To test the cesium-selective sorbent, the PNNL researchers used solutions containing two parts per million (ppm) of cesium, which is similar to the radiocesium concentration of the relevant nuclear waste. They found that the cesium concentration plummeted to less than four parts per billion (ppb) within one minute--that is, more than 99% of the cesium was complexed. Cesium levels declined further - to less than 1 ppb - within 2 hours.
Gas Separation and Storage - Hydrogen
The interest in using hydrogen as an automotive fuel, perhaps by burning in a fuel cell, has lead to the investigation of methods of storing hydrogen at ambient pressure. Groups working at the University of Michigan and the University of Texas have discovered that a metal-organic framework (MOF) compound containing copper can store up to 2.5 wt % hydrogen at 77o K (the temperature of liquid nitrogen) 16, 17. Their compound, MOF - 505, shown in Figure 7, is composed of Cu2(CO2)4 paddle-wheel-shaped units that are joined by biphenyltetracarboxylic acid linker groups.
A hybrid copper-organic nanostructure developed in Japan is capable of sorbing acetylene in preference to its close molecular cousin, carbon dioxide 18, 19. Thus this development represents a means of both separating acetylene from carbon dioxide and storing it within a solid structure at atmospheric pressure and room temperature. The material is Cu2(pzdc)2 (pyz) - where pzdc is pyrazine-2,3-dicarboxylate and pyz is pyrazine. The effect is illustrated in Figure 8.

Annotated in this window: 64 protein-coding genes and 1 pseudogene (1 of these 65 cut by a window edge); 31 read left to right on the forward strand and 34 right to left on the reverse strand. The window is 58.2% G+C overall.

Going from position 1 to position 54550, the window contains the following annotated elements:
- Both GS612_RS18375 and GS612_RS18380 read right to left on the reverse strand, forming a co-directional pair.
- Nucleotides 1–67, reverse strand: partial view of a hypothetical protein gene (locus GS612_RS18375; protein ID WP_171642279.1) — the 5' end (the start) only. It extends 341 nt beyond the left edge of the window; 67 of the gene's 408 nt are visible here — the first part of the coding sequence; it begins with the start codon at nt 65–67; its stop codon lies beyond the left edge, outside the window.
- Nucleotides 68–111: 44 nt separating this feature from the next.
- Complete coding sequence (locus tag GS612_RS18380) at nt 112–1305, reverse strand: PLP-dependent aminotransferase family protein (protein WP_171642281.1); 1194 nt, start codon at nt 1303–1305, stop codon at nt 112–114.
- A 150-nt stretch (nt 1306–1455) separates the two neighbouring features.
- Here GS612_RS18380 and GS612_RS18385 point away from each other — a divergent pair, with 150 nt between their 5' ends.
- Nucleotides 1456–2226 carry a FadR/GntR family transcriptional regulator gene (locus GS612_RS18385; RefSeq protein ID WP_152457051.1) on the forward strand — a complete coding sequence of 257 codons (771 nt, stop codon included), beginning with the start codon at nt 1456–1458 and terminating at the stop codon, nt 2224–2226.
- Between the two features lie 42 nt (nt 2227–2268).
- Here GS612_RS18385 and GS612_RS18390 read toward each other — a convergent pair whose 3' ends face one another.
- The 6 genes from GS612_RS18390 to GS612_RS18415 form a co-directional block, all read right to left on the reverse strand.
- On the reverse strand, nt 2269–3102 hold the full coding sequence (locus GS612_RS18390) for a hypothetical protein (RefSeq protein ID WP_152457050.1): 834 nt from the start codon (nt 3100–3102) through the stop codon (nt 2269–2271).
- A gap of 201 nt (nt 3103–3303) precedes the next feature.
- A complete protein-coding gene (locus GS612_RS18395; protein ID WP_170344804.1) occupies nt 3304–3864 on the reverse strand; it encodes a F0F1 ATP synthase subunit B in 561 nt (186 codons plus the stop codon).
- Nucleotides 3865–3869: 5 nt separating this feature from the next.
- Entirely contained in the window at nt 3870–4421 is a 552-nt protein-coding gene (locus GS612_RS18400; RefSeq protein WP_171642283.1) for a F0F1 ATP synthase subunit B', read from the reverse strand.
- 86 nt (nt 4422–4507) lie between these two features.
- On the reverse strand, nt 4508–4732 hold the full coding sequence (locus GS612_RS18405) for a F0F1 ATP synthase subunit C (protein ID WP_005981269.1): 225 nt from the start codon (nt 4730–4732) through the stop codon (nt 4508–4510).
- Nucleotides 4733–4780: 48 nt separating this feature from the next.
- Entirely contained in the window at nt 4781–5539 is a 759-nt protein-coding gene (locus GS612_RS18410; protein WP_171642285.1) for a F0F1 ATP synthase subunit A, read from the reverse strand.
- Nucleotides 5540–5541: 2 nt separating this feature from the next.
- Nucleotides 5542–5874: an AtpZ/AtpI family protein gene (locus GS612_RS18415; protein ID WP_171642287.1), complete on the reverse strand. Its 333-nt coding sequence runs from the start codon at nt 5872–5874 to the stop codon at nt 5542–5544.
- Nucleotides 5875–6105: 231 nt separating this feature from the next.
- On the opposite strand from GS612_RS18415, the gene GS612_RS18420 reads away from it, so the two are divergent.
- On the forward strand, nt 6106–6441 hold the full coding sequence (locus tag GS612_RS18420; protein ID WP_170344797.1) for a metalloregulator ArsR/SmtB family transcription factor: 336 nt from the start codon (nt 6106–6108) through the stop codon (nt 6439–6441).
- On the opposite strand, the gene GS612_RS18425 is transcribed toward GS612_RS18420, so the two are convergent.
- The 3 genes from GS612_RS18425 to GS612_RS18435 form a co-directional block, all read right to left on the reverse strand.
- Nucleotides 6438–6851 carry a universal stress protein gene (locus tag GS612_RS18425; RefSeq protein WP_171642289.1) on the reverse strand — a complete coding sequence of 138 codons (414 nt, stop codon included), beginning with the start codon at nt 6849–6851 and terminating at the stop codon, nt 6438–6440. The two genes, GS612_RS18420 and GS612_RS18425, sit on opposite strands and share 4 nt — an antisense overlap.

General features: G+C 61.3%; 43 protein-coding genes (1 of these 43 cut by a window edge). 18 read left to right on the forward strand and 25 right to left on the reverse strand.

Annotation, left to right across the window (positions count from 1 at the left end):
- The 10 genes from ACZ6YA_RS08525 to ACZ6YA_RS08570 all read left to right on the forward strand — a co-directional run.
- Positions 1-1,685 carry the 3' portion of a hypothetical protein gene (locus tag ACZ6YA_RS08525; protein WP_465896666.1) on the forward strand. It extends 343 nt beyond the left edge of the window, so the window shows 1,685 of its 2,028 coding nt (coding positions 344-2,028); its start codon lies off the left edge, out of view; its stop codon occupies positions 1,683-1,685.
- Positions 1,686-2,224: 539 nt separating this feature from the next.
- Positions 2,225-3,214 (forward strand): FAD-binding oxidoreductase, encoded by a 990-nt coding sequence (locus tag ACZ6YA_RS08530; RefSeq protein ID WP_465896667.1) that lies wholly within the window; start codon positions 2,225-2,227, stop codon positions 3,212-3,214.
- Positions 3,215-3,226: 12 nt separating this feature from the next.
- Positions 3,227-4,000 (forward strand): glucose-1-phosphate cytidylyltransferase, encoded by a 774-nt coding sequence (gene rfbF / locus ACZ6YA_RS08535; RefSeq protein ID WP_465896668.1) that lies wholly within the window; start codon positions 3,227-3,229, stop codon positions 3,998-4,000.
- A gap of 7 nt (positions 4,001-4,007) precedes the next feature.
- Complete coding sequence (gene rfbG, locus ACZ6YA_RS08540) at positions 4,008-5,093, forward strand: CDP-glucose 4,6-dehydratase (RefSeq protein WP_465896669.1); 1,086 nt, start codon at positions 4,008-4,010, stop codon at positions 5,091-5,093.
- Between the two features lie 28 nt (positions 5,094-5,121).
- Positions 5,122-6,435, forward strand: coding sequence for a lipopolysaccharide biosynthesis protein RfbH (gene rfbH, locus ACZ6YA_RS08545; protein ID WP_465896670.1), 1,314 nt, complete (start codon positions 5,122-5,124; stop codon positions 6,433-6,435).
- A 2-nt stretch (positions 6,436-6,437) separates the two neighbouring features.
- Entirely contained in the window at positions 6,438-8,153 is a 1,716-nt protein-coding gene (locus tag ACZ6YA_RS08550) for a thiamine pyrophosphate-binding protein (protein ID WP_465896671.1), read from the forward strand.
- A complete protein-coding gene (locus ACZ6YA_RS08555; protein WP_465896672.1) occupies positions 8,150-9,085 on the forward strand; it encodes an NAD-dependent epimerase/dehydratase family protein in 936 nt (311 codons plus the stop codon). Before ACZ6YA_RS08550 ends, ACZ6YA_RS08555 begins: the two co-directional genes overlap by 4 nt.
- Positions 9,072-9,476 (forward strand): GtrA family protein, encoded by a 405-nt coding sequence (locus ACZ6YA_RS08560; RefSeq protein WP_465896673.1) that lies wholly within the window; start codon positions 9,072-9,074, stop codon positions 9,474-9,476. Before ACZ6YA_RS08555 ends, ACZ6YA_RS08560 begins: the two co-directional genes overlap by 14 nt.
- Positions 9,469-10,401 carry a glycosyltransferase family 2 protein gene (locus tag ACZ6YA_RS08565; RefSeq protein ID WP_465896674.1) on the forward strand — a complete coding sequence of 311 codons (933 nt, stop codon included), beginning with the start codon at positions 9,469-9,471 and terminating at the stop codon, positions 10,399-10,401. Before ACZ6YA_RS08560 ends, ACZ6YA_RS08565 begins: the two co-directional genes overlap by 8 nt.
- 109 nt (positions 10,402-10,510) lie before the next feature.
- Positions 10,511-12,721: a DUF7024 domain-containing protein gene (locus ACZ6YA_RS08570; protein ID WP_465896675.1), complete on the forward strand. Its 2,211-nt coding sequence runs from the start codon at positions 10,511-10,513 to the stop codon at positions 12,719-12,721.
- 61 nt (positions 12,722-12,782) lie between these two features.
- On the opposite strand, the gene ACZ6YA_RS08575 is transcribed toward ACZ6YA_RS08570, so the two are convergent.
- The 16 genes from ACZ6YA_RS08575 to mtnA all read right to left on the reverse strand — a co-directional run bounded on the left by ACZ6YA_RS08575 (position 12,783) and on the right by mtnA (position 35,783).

The International Copper Association Ltd. is currently sponsoring a project on nanostructured copper nanoparticles at the Massachusetts Institute of Technology. The focus of the research is the development of a new antimicrobial material. Antibacterial materials are an area of prime interest today in view of the need to control methicillin resistant Staphylococcus aureus (MRSA) infections in hospitals and other health care facilities as well as campylobacteria in food preparation and Aspergillus niger in HVAC systems, among others 20.
Super Strong Materials
Researchers at Johns Hopkins University have announced the development of a form of strong copper that retains its ductility. According to the researchers, by using a unique heat-treating process involving extreme cold (liquid nitrogen) and mechanical manipulation, they can form a copper sheet that has crystallites in the nano size range. This material exhibits unusual stress-strain characteristics. The researchers speculate that when the metallic grains are smaller, more grain boundaries exist to block the moving dislocations and thus the metal's strength is increased 21 . It should be noted, however, that other researchers who have investigated ultrafine grain sizes in copper have noted just the opposite effect; namely, as the grain size approached the nano size range, the strength of the metal began to decrease 22, 23.
The field of nanotechnology is still in its infancy; however, sufficient progress has been made in a number of systems to suggest that there is reason to believe that the field has the potential of spawning many new technologies. The present usage of copper interconnects in integrated circuits is an example of a significant breakthrough in nanotechnology that is already having an impact on all of us. Other potential applications, based on copper, are under development.
About the Author